Boar’s Head Festival Brings Medieval Pageantry To Harwich

By: William F. Galvin

Topics: Community events

A camel from R.W. Commerford and Sons Farm in Goshen, Conn. will be part of the cast in the Boar’s Head Festival. COURTESY PHOTO

HARWICH — A gathering for to mark the medieval holiday of Epiphany will be a first for the South Harwich Meetinghouse this weekend. The historic former Methodist Church has had many different experiences, but never a Boar’s Head Festival.

There will be festive pageantry, dance, song, music and animals taking the audience back to England in the 1400s to the medieval village of Harwich-on-Herring to experience Epiphany. The festival is being put on by the Friends of the South Harwich Meetinghouse with theatrical presentations on both Saturday and Sunday at 4 p.m.

“While traveling this colorful journey, we will celebrate life through music, dance, drama, amazing live animals and stunning pageantry. Our vivid themes will emphasize darkness and light and warmth and cold as we celebrate life and hope and peace,” Judith Ford, president of the Friends of the South Harwich Meetinghouse, said this week.

Ford said the Boar’s Head Festival tradition dates back to the 15th century in England and is presented throughout the world during the Epiphany. It traces our ancient medieval beginnings through the growth of Christianity. The tradition of live animals sharing in the Nativity story celebration was believed to have begun with St. Francis of Assisi in the year 1223, Ford said.

Ford explained she had the opportunity to view a Boar’s Head Festival last year in West Springfield and it was so powerful and moving that she thought it would be wonderful to bring such a festival to Harwich. It is participatory theater with movement throughout the meetinghouse as total medieval chaos surrounds the audience, she said.

There is frivolity in the village of Harwich-on-Herring, with jesters, puppeteers, beggars, a juggler, street musicians and animals moving about. Everyone will be in full peasant dress, Ford said. There will be a camel, donkey, cow, goats, sheep, and two lamas as well as some birds.

The animals come from R.W. Commerford and Sons, a farm in Goshen, Conn. that takes in abandoned animals which Ford said are hand-raised and very gentle.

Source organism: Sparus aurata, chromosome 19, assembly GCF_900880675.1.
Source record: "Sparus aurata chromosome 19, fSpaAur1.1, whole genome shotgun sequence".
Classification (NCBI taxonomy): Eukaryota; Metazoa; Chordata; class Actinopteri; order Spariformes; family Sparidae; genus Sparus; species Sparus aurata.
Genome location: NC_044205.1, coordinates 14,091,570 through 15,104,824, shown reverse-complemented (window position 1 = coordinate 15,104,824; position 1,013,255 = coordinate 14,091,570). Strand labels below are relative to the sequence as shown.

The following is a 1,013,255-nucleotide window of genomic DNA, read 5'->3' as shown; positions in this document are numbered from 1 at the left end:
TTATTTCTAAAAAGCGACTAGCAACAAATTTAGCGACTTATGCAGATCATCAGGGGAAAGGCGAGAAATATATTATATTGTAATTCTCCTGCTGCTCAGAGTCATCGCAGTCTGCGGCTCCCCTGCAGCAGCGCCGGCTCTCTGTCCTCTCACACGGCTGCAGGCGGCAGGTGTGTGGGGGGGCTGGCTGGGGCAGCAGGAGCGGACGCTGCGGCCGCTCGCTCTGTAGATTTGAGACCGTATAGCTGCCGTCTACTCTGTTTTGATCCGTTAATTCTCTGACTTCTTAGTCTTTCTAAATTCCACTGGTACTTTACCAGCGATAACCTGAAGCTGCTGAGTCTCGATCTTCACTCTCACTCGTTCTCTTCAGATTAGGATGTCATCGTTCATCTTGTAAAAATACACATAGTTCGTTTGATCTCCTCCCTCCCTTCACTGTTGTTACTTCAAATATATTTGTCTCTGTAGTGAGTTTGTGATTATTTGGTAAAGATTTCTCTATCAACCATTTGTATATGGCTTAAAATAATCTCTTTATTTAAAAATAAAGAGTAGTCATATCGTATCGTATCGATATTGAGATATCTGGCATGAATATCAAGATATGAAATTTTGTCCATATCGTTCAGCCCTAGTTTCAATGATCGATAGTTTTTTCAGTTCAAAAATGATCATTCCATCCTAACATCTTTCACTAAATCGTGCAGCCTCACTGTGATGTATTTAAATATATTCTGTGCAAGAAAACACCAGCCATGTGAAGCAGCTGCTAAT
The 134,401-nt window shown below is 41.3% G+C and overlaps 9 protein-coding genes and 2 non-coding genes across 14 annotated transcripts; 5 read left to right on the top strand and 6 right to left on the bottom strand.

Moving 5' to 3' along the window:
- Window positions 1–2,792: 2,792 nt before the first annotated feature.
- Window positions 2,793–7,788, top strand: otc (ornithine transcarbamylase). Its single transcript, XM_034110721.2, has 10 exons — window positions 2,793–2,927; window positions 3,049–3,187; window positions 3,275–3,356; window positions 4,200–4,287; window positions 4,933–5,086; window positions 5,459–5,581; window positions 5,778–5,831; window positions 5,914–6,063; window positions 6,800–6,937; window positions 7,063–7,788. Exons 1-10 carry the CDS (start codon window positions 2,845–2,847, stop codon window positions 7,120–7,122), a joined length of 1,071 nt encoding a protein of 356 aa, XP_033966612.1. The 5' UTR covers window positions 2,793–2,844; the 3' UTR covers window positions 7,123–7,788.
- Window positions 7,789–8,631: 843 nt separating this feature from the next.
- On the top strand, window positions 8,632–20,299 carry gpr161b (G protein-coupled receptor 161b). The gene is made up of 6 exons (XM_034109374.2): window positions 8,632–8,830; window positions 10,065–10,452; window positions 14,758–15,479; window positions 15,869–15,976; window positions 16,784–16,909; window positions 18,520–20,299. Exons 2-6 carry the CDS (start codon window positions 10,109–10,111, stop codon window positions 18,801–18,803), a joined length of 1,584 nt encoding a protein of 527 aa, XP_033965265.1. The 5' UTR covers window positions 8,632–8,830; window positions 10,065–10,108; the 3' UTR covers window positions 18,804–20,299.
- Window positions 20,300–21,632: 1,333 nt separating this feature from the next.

The performance will be done in three parts, she said. It begins with the village gathering and chaos with animals and villagers milling about, followed by the arrival of the king and queen and the royal processional celebration which moves on to the stable and the living creche.

There will be a professional chorus providing background song and Christmas carols and lots of musicians. There will be a yule log lighting and the knighting of the one who drove out the wild boar that was terrorizing the village.

“The whole festival is about bringing light into the world,” Ford said. “The ending is beautiful, the Epiphany service is set in this soft and subtle light. This is a beautiful and reflective experience.”

The event is being directed by Jim Byrne of the Harwich Junior Theatre and the music and singing is under the direction of Joseph Marchio. There are approximately 50 people in the cast, primarily local participants, including 15 members of AmeriCorps of Cape Cod.

As the word spread more and more people—musicians and singers—have come forward to participate. Other than the animals and handlers everybody is local, Ford said.

She said Donna Tavano has been extremely busy making the costumes and props and Lars Michelsen, who had his hand in the restoration of the meetinghouse, has created the boar’s head and the cradle. The vast majority of the people are volunteering, Ford added.

This is a great event for young kids, parents and grandparents, Ford said. Tickets are $25 for adults and $12 for children under 12 years of age. The meetinghouse will seat about 225 people and Ford said tickets will be sold at the door if not sold out beforehand. Tickets can be purchased at Boarsheadharwich.brownpapertickets.com.

“I don’t think this has been done on Cape Cod before,” she said. “Harwich certainly hasn’t had anything like it before.”